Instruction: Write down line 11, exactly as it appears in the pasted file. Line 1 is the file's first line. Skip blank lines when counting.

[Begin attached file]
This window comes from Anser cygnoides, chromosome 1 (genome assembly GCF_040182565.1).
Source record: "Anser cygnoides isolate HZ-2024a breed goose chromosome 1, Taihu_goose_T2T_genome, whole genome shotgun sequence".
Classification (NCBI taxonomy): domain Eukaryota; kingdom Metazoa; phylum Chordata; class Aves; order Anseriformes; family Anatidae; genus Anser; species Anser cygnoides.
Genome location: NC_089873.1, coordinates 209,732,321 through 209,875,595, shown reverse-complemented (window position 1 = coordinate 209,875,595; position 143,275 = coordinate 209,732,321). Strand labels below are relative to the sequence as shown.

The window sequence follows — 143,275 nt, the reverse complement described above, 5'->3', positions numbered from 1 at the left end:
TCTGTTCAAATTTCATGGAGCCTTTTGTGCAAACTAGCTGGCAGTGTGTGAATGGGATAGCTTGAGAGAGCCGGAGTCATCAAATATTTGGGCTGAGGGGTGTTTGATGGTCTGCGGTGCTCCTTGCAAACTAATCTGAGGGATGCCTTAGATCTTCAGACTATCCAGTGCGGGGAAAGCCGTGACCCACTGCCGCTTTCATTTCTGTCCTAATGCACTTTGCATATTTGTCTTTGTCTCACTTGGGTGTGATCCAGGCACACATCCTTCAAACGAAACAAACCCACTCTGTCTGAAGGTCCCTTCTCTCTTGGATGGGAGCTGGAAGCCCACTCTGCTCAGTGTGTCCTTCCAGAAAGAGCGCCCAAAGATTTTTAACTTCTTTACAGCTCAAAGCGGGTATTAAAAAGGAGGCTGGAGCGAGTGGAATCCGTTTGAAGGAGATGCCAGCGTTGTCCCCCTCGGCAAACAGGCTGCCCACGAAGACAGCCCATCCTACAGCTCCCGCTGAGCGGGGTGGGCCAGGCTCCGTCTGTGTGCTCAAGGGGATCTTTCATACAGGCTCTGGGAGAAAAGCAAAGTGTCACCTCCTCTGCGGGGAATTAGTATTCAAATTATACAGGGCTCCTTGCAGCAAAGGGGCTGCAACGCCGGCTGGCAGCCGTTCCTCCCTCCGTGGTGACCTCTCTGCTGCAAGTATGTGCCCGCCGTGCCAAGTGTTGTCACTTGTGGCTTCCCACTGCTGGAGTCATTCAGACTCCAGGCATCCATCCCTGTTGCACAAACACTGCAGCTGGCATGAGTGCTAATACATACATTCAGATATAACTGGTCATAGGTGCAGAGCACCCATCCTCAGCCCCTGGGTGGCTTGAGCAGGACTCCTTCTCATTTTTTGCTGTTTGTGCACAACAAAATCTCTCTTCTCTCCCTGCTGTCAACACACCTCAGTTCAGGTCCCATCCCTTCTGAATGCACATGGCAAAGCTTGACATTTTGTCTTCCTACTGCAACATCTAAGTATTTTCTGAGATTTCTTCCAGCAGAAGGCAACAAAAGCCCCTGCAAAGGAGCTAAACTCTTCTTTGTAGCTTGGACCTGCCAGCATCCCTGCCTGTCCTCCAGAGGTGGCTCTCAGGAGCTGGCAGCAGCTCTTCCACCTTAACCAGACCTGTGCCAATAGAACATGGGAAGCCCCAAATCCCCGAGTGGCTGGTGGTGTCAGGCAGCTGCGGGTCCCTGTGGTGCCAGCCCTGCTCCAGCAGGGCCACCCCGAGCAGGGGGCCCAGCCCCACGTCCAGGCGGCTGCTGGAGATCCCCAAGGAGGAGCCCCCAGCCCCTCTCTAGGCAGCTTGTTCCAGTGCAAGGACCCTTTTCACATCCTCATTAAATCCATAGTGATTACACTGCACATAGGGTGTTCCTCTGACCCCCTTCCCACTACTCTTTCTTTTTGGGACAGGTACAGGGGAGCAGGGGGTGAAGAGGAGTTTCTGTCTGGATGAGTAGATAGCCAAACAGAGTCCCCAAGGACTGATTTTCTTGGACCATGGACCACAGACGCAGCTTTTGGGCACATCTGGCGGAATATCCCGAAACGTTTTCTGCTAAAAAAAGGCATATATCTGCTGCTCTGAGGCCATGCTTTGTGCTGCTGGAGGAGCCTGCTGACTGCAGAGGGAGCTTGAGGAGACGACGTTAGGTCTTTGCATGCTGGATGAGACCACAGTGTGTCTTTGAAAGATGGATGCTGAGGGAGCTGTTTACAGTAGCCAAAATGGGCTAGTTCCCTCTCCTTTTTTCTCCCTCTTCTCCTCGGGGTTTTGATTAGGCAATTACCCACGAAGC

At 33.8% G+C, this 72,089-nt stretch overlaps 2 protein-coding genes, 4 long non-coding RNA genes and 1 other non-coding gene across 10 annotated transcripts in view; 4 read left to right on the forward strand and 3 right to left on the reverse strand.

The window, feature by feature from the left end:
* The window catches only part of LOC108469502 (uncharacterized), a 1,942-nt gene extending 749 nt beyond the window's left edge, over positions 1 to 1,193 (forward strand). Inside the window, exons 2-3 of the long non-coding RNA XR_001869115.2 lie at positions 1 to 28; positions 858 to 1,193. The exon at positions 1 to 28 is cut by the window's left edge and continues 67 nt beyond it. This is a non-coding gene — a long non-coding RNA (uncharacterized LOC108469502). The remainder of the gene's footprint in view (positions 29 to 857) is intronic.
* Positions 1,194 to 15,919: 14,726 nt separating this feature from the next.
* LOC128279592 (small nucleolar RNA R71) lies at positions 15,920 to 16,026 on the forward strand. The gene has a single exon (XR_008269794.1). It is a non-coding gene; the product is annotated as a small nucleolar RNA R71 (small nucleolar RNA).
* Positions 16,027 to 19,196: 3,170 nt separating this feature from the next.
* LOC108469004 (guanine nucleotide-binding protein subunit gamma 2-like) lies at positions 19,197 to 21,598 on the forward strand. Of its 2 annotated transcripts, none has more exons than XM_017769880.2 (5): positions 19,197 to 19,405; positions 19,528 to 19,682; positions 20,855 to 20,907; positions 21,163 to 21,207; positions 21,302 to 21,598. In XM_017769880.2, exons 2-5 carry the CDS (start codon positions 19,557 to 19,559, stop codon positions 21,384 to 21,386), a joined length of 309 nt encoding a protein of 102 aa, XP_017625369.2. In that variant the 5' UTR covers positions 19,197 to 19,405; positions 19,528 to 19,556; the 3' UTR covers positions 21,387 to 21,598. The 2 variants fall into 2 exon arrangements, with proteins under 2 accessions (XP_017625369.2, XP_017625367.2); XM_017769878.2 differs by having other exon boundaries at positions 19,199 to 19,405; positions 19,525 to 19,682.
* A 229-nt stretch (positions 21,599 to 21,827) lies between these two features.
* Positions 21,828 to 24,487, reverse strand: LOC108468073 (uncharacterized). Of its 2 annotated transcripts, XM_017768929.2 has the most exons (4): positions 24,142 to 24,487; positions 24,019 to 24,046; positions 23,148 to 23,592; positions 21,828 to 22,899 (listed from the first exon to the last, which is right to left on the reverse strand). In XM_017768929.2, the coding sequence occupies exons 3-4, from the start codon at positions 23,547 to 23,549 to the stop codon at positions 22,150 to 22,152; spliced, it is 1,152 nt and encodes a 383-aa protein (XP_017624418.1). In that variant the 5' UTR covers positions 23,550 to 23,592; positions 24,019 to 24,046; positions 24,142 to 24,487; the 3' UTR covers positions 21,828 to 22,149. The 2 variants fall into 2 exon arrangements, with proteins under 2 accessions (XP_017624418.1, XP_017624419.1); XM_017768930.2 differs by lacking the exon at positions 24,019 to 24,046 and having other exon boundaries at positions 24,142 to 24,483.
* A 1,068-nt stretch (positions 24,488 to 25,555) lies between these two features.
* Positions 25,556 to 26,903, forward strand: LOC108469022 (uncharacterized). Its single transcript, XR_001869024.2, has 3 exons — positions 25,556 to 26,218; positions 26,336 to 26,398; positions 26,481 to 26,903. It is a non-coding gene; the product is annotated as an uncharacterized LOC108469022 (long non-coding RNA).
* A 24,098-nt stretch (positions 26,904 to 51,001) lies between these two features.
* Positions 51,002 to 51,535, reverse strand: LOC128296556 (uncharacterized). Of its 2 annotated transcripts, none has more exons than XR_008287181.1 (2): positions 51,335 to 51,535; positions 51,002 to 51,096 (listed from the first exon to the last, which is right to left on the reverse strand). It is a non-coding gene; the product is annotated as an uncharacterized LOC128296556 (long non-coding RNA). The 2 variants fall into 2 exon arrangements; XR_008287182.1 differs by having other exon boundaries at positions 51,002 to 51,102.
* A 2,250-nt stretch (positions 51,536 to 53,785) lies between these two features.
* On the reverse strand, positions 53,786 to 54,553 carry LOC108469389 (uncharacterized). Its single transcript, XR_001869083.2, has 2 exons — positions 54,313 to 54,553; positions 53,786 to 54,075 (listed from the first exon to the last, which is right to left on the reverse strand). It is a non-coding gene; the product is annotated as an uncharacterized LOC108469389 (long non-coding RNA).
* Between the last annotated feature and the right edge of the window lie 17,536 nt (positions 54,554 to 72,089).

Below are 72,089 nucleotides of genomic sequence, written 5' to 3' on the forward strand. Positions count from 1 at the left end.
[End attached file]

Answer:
* LOC128279592 (small nucleolar RNA R71) lies at positions 15,920 to 16,026 on the forward strand. The gene has a single exon (XR_008269794.1). It is a non-coding gene; the product is annotated as a small nucleolar RNA R71 (small nucleolar RNA).